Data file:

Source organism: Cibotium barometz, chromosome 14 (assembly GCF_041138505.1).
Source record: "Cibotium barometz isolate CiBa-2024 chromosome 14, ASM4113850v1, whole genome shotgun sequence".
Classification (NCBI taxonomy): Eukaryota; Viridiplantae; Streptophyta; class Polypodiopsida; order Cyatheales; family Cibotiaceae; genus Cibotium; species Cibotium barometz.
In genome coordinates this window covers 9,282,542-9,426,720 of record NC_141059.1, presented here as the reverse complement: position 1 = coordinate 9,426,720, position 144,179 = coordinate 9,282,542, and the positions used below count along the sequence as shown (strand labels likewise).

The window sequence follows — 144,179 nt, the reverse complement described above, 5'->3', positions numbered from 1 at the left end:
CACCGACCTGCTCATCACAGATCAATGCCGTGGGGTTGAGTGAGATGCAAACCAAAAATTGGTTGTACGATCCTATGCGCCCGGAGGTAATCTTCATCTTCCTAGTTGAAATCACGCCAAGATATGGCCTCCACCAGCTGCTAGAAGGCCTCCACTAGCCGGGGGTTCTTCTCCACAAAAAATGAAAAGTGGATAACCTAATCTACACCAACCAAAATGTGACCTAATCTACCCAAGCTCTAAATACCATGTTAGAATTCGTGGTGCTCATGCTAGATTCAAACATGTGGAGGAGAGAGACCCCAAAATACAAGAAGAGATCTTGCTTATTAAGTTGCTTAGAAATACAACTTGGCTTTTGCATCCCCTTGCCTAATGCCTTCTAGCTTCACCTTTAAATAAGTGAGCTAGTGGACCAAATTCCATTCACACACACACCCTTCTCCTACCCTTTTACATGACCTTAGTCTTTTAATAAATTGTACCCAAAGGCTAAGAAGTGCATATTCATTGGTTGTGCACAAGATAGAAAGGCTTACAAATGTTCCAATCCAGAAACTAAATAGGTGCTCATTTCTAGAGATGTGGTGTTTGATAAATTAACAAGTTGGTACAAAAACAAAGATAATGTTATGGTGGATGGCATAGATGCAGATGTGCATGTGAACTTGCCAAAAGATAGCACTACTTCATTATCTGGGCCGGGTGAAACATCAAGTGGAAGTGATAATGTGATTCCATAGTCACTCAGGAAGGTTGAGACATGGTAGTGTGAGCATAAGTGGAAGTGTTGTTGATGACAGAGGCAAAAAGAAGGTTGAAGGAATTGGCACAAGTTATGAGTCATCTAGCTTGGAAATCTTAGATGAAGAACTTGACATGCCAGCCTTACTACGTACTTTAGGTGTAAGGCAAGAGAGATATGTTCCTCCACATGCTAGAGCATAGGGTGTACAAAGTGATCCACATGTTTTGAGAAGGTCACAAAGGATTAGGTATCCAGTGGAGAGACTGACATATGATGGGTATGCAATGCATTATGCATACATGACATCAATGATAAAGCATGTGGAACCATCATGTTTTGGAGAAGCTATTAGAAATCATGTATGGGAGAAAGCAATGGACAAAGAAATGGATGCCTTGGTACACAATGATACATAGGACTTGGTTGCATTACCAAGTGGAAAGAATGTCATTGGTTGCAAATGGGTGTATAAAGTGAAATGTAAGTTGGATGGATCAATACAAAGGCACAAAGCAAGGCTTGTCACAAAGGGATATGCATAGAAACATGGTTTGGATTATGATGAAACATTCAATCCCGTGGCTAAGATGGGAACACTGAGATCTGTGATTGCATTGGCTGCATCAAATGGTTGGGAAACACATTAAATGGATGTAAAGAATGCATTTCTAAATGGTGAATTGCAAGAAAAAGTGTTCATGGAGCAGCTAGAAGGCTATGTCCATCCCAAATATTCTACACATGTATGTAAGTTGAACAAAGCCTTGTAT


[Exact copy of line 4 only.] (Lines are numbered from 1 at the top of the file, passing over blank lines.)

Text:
In genome coordinates this window covers 9,282,542-9,426,720 of record NC_141059.1, presented here as the reverse complement: position 1 = coordinate 9,426,720, position 144,179 = coordinate 9,282,542, and the positions used below count along the sequence as shown (strand labels likewise).